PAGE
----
The Italian/German 10-year yield spread hit fresh euro-era highs amid fears that already fiscally stretched countries like Italy might have to dig into their pockets to bail out banks that fail the test as well.

Shares in Italian bank UniCredit fell more than 5 percent on fears that Italy could be pulled into the debt crisis that has already forced Greece, Ireland and Portugal to take bailouts. UniCredit is the only big Italian bank that has not yet announced a capital increase.

Italian banking association chief Giuseppe Mussari, when asked about possible government intervention for banks failing the stress test, said this was not an issue for Italian banks.

According to the draft EU document, capital-raising plans should first be based on "private-sector measures, including ... retained earnings ... raising additional common equity or high-quality hybrid instruments from private investors, assets sales, mergers."

But if the search for private capital leads nowhere, then governments should be ready to step in.

Officials do, however, make provision for "the extreme case" if efforts to rehabilitate a bank fail and it threatens wider stability, recommending "a process of orderly restructuring and resolution."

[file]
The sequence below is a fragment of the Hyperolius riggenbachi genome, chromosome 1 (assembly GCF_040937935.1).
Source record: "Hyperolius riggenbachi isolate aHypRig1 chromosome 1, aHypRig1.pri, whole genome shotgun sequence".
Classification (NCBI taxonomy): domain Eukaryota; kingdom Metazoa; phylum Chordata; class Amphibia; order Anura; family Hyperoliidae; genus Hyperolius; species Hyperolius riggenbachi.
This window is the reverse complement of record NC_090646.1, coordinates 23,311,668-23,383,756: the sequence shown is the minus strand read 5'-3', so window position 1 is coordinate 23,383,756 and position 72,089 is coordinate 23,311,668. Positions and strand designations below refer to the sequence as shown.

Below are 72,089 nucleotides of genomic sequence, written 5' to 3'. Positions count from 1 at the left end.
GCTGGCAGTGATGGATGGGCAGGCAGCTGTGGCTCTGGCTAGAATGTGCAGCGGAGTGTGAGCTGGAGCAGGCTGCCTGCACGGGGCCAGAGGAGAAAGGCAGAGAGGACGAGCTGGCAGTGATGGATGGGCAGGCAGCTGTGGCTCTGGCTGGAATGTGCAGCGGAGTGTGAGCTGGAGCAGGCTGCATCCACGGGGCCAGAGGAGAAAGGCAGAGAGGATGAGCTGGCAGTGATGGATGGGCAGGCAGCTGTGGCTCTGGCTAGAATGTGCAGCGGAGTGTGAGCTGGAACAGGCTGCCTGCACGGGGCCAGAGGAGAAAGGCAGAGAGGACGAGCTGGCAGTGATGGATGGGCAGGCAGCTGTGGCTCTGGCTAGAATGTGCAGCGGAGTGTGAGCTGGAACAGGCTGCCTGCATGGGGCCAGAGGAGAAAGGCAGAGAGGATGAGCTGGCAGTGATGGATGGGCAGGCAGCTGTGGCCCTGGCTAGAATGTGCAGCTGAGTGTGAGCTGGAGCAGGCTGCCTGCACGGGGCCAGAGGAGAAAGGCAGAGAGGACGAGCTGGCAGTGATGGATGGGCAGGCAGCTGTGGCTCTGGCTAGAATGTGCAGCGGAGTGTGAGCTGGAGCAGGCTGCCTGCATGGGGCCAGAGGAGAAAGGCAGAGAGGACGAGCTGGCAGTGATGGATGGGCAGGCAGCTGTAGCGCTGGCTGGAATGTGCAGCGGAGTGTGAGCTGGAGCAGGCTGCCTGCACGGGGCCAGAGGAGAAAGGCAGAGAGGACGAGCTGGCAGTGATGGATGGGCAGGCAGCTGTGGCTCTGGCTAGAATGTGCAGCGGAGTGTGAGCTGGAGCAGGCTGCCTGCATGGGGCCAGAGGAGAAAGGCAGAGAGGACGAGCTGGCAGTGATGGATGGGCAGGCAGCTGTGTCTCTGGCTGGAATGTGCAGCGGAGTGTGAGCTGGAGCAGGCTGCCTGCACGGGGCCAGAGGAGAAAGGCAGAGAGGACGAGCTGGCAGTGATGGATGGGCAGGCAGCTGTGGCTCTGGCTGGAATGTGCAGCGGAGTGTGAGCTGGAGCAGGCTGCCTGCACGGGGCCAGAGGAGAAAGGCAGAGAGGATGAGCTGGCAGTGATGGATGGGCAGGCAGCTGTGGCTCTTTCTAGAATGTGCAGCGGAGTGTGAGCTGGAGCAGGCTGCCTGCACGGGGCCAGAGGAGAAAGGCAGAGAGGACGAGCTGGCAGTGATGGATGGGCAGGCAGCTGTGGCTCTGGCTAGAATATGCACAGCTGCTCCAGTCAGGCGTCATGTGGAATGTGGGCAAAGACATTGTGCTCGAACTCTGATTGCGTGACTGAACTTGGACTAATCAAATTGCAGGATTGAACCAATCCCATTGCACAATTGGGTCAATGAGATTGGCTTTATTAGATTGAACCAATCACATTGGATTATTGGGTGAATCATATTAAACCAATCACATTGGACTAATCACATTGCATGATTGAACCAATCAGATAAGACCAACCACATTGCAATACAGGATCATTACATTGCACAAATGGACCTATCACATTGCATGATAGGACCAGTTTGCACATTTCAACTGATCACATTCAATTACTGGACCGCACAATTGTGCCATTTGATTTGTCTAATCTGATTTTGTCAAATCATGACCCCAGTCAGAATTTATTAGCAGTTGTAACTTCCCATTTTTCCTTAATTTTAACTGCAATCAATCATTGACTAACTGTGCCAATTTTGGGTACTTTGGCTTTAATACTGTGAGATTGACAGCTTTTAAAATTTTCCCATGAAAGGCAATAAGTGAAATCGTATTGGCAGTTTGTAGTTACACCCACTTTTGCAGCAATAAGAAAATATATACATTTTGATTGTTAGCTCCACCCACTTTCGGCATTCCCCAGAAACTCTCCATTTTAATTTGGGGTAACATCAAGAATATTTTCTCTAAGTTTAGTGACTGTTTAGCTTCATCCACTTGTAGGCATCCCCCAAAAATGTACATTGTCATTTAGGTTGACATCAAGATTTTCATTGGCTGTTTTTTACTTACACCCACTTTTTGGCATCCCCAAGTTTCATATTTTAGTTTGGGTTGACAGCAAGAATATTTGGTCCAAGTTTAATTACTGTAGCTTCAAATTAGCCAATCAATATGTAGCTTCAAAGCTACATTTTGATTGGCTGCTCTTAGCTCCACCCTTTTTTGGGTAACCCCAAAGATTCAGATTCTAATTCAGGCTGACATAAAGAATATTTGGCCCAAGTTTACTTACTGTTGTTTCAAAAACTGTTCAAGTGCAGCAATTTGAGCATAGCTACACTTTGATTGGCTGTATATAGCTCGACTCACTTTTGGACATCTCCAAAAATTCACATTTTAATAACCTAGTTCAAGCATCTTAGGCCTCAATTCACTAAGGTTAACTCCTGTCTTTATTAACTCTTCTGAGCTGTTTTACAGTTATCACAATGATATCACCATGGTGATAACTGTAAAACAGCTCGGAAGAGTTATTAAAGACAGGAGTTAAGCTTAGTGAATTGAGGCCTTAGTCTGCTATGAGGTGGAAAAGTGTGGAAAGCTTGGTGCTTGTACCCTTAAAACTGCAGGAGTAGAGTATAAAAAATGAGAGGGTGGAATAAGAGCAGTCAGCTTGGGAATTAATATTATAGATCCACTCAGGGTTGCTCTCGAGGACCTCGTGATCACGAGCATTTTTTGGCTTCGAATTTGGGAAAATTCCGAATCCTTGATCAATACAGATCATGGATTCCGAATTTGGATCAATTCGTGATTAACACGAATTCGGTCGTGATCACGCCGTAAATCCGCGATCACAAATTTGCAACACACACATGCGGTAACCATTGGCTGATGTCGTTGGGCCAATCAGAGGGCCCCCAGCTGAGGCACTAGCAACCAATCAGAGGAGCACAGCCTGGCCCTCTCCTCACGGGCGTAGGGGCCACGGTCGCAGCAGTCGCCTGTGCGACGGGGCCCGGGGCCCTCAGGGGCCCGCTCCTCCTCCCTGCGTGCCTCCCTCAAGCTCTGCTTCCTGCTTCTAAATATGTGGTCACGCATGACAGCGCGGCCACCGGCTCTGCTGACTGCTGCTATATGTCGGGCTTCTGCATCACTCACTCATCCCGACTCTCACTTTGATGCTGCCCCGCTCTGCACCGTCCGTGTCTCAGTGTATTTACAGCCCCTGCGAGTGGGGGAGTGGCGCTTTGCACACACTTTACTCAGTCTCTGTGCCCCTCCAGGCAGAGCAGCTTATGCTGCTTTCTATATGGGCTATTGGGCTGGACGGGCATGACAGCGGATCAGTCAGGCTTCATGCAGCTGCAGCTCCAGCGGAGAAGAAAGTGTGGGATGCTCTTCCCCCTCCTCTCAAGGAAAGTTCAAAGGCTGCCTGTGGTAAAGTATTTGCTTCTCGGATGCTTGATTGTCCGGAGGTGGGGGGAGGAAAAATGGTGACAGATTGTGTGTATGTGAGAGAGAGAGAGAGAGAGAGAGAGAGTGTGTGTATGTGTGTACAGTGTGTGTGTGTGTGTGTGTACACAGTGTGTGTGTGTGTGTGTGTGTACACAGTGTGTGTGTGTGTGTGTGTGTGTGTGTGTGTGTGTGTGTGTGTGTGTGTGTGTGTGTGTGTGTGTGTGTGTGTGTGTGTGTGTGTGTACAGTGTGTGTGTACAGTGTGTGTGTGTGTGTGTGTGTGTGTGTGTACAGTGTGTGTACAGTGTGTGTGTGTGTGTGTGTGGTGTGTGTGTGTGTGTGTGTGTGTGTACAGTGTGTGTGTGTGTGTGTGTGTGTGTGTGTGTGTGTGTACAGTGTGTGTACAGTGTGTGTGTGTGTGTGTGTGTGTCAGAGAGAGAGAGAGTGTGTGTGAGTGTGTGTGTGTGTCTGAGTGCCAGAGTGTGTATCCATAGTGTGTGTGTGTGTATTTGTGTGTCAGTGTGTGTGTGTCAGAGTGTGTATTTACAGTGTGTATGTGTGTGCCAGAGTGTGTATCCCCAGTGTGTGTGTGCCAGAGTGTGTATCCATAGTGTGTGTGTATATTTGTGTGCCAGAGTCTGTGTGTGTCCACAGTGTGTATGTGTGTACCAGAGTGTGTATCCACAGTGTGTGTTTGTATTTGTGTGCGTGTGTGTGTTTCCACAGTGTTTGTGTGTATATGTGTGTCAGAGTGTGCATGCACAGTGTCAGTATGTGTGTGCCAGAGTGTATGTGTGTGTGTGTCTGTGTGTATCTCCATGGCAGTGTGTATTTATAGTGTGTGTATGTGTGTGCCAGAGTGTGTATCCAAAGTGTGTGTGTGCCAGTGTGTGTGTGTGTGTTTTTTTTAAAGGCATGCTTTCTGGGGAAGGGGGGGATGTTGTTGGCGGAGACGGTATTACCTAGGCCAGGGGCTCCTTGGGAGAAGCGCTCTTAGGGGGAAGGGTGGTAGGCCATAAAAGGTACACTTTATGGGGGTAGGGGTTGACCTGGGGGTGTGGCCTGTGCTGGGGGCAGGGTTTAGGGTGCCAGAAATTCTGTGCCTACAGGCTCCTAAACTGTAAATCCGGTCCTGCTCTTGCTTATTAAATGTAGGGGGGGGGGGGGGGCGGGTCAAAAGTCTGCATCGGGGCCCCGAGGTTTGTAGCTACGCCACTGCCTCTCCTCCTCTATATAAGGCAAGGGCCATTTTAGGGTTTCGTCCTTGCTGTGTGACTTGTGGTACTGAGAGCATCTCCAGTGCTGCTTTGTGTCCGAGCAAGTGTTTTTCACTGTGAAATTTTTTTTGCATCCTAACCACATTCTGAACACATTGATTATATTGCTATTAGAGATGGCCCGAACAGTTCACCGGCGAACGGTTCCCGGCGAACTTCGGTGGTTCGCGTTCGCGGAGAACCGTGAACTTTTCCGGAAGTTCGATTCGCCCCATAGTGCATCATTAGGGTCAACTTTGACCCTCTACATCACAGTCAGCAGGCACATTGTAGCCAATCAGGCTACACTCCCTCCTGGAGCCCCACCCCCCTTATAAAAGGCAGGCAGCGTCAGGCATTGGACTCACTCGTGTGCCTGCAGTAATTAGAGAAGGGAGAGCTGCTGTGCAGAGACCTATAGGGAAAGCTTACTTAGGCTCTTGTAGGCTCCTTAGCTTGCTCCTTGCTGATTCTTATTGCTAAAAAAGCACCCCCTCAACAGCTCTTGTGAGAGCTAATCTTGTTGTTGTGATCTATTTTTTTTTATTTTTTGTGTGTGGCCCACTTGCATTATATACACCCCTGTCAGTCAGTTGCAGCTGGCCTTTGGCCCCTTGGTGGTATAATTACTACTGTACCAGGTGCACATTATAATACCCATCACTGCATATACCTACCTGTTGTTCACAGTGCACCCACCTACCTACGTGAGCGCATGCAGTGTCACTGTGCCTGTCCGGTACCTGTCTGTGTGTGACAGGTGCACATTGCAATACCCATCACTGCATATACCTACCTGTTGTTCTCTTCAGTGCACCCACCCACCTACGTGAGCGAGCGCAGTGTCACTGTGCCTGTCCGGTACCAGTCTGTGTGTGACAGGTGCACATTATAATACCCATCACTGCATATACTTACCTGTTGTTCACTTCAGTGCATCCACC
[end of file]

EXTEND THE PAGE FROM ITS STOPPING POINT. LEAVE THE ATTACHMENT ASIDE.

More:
The number of banks declared by the EBA to have failed will either encourage investors that Europe is now coming clean with its banking problems, or if the tests are deemed too lax again, they will hurt the EU's already battered credibility.

Previous stress tests were widely dismissed as too lax -- with Ireland given the green light just months before the EU and International Monetary Fund had to bail its lenders and the country out.

PRIME SUSPECTS

Unlisted banks in Spain and Germany and a batch of banks that are already raising funds are the most likely to fail this year's health check, analysts at Nomura said.

Jon Peace, banking analyst at Nomura, said he expected few failures among the listed banks, and many of those who will fall short have raised capital this year or were in the process of doing so.

"We think it (failures) will be heavily skewed toward the unlisted banks in Spain and Germany and with some Greek banks in there. For large listed banks there will be few failures."

Nomura analysts said several banks could have a core Tier 1 ratio of under 5 percent under an adverse scenario based on end-2010 capital levels, including Spain's Bankinter and Sabadell, Italy's Banco Popolare; Greece's Piraeus and ATEbank; Cyprus-based Marfin Popular and Bank of Cyprus; and Bank of Ireland and Allied Irish Banks.

The new checks will measure how well the core capital that banks rely on to absorb losses such as unpaid loans holds up when exposed to an economic dip or fall in property prices.

They also gauge the impact on banks should government bonds they own, issued by states such as Greece, lose value.

For copy of the questions banks must answer in the stress test click on http://r.reuters.com/bet52s

(Additional reporting by Ana Nicolaci da Costa, Huw Jones and Steve Slater in London; writing by Sophie Walker; Editing by Will Waterman, Alexander Smith and Erica Billingham)